Dr. Savannah Reynolds, Aspen Dental practice owner in Greenville, provided dental care and oral health education to local school children of Antigua. Photo provided.

What many people consider to be a drudgery, the children of Antigua, Guatemala, see as a gift — dental procedures.

Dentists, dental hygienists, and assistants from Aspen Dental-branded practices in the U.S. recently worked alongside the Global Dental Relief organization to provide free dental care to 882 children there. 

Dr. Savannah Reynolds, who has owned an Aspen Dental practice in Greenville for three years, was among the eight dentists who made up the Aspen Dental “Smiles for Guatemala” team. The team traveled to Antigua last month for an eight-day trip, with five days being clinic days.

“From the volunteers that I worked with to the Guatemalan adults and children that I came into contact with, we truly created some amazing memories, and I was especially impressed with everyone’s positive attitudes,” Reynolds says. “I realized that I have more to be thankful for than I ever could have imagined.”

Growing up in a low-income area of rural West Virginia, Reynolds saw people suffering and always wanted to help those around her. “I thought it would be really cool to give back one day, especially because I knew I was going to be a doctor,” she says. “I just never had the funds to do it.”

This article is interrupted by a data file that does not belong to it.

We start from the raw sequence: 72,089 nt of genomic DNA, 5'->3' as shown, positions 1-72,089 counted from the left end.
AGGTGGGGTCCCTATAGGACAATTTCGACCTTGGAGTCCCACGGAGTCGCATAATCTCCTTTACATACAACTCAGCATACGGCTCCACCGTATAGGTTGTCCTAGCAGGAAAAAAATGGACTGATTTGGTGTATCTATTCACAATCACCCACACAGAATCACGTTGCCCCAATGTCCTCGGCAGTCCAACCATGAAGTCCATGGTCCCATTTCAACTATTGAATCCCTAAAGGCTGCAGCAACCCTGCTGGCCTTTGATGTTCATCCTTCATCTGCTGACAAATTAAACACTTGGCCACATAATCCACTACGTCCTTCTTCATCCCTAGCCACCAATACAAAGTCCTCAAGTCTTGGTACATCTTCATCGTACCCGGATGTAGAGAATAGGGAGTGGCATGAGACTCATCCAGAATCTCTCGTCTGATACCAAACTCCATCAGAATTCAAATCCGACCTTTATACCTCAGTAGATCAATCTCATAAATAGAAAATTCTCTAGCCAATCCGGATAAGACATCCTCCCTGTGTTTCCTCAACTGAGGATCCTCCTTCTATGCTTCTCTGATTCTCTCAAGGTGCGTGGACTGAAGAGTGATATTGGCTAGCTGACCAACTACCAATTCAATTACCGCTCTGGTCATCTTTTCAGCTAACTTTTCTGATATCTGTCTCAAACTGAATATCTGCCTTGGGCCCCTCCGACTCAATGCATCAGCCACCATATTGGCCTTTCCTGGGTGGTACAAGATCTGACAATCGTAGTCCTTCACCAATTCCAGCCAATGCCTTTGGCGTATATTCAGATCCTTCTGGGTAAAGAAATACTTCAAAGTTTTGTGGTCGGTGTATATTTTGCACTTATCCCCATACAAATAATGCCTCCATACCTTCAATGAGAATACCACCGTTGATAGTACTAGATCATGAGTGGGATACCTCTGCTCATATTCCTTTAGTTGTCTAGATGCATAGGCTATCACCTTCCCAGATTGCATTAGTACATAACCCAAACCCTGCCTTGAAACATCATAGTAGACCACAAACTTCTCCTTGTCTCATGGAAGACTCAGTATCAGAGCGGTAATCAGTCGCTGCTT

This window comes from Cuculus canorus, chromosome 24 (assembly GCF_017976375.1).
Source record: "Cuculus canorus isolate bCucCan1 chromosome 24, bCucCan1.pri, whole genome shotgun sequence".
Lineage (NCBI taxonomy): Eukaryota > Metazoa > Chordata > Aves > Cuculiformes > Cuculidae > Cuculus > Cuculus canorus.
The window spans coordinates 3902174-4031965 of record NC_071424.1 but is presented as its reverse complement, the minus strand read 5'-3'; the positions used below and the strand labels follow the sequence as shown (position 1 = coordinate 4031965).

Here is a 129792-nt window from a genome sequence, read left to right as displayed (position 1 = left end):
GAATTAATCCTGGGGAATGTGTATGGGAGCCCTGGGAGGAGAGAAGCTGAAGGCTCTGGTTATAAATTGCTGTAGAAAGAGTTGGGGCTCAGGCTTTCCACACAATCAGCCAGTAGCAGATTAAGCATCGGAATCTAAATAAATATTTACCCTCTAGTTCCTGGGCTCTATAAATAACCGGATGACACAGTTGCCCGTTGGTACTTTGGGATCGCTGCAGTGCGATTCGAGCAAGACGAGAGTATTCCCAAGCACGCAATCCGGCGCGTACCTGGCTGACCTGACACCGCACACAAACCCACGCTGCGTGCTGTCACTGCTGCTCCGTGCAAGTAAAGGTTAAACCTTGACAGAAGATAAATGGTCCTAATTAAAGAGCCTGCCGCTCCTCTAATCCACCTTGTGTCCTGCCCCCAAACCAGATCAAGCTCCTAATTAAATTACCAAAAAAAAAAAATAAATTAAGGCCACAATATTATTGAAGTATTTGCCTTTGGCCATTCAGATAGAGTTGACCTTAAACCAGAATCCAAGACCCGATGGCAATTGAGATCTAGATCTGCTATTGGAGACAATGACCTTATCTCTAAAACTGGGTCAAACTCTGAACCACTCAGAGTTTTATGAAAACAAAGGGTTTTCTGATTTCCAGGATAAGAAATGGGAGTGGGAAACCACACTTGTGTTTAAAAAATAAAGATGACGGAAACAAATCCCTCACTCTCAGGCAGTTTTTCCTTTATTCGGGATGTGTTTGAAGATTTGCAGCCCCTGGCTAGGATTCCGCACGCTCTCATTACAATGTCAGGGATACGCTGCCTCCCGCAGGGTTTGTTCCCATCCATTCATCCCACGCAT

After researching Aspen Dental’s mission trips, Reynolds applied and was selected for the Guatemala team. Working primarily on adults at her practice, she was a bit nervous to provide dental care to children ages 3 to 18 during the trip.

As the trip approached, her nervousness turned into excitement. “It was just way more of an experience than I ever dreamed it could be,” she says. “You can imagine these kids that I’m worried about hurting them, and really they’re crying because they’re happy they’re going to be out of pain. They would hug you after.”

Providing free dental education, cleanings, fillings, and extractions, the team’s goal was to relieve pain, preserve permanent teeth, and extract any abscessed teeth. “Here in the U.S., you inject someone with an abscess, they’re screaming and ready to hit you. Over there, they’re hugging you and thanking you,” Reynolds says.

Loving her career in general dentistry and growing from her Guatemalan experience, Reynolds will continue to change her patients’ lives through dental care.

“You come back and you realize what things matter in life,” she says. “It was crazy how much we were impacting each other when I thought we were just impacting them.”

The impact

Totaling a value of $195,230:

  • 882 patients served
  • 625 exams
  • 126 cleanings
  • 488 fluoride treatments
  • 566 fillings
  • 30 composites 
  • 195 extractions 
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